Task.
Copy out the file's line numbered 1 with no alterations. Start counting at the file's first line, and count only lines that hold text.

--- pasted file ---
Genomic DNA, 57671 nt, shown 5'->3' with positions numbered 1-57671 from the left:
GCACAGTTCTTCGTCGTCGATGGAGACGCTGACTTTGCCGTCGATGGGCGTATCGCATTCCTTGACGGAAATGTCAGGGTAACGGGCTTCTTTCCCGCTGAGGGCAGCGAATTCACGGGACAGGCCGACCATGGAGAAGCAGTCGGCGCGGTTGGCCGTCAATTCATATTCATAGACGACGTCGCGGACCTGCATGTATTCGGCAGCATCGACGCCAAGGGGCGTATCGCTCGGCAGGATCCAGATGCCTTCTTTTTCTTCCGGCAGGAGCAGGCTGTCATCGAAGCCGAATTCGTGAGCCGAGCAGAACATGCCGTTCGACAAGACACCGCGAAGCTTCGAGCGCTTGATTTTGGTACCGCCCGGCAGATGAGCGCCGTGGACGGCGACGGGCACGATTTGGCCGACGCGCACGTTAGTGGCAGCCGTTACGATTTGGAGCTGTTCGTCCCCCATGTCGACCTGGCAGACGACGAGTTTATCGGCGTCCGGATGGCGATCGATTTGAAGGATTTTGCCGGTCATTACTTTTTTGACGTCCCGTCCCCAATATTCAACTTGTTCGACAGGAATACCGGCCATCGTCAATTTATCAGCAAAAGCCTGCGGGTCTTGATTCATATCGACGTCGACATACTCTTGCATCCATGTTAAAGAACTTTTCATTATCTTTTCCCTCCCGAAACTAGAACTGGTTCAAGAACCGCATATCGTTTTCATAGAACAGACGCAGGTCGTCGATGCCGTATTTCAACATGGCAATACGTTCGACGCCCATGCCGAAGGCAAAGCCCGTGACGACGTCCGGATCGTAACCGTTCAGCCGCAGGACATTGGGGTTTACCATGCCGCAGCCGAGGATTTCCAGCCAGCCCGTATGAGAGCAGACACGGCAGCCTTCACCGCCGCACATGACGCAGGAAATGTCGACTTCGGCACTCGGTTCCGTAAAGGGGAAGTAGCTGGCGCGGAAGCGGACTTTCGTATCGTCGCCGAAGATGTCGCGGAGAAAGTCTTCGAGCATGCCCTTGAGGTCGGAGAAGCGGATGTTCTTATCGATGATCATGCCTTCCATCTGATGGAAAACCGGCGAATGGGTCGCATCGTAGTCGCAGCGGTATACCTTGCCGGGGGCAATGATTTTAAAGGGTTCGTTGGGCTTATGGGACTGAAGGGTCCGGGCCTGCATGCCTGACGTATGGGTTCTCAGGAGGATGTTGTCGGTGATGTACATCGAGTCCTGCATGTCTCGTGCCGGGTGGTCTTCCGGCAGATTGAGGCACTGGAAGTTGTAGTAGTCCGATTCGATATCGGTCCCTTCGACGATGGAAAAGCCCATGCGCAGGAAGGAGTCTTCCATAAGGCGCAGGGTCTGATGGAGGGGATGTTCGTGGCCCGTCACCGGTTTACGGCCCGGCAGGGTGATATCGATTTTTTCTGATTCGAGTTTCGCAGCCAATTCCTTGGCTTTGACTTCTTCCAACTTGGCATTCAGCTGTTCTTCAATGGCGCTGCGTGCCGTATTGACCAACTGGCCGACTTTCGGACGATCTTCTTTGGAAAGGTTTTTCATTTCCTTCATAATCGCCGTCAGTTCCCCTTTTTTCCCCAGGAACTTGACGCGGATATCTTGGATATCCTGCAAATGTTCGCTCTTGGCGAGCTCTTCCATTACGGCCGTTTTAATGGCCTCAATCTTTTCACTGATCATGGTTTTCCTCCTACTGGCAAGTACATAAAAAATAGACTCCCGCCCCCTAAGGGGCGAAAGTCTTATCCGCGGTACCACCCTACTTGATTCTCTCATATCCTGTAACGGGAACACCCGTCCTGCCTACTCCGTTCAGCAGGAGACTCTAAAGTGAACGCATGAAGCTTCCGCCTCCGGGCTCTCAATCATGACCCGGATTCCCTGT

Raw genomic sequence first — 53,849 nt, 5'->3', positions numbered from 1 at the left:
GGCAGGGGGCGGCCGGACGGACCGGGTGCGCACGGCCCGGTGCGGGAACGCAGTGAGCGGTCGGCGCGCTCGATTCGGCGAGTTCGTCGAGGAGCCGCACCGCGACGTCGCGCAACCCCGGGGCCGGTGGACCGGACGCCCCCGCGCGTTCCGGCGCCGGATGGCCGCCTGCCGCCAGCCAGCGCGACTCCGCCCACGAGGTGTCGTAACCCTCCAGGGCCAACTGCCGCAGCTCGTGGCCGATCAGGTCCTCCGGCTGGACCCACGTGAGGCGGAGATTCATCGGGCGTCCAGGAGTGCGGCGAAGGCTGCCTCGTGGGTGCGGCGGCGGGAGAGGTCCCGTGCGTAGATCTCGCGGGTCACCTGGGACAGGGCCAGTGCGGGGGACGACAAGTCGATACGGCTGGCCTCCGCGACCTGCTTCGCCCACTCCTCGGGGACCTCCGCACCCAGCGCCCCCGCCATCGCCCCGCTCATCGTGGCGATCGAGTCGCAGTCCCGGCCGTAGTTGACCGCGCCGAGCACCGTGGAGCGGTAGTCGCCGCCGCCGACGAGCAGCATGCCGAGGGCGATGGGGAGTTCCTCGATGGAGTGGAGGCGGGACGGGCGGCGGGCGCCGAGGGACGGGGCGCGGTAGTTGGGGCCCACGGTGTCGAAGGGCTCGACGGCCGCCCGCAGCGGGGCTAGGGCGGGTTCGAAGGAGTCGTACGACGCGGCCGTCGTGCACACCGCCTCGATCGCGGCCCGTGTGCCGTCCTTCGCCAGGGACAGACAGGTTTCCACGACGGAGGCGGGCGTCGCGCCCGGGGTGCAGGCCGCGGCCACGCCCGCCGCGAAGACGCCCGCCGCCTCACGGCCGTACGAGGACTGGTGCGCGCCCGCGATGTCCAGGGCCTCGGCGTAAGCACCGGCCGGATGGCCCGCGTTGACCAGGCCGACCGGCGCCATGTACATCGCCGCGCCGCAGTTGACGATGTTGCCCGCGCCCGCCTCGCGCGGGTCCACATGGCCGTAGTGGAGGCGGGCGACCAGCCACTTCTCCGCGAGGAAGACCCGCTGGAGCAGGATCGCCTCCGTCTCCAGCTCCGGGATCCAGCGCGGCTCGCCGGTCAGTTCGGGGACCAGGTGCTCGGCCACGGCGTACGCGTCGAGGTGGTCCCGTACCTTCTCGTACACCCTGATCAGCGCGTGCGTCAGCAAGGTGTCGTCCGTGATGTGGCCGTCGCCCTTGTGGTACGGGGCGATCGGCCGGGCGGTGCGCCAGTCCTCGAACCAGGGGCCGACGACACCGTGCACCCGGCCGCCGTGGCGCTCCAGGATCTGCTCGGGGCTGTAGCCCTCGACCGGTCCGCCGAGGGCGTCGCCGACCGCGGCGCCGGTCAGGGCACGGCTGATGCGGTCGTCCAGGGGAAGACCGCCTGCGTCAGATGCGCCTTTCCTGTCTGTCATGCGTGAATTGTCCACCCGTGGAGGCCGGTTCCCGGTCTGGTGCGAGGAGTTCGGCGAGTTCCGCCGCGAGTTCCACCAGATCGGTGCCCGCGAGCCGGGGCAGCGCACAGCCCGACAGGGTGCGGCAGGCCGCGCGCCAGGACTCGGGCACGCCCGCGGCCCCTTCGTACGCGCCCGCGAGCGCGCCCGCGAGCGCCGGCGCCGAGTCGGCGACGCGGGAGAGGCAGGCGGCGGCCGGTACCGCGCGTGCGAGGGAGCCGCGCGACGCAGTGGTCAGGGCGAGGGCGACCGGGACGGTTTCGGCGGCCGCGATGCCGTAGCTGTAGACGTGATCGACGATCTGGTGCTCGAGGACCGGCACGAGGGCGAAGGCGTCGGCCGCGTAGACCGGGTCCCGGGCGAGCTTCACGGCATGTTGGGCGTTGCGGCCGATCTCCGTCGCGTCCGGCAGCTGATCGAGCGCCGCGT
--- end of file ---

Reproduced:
Genomic DNA, 57671 nt, shown 5'->3' with positions numbered 1-57671 from the left: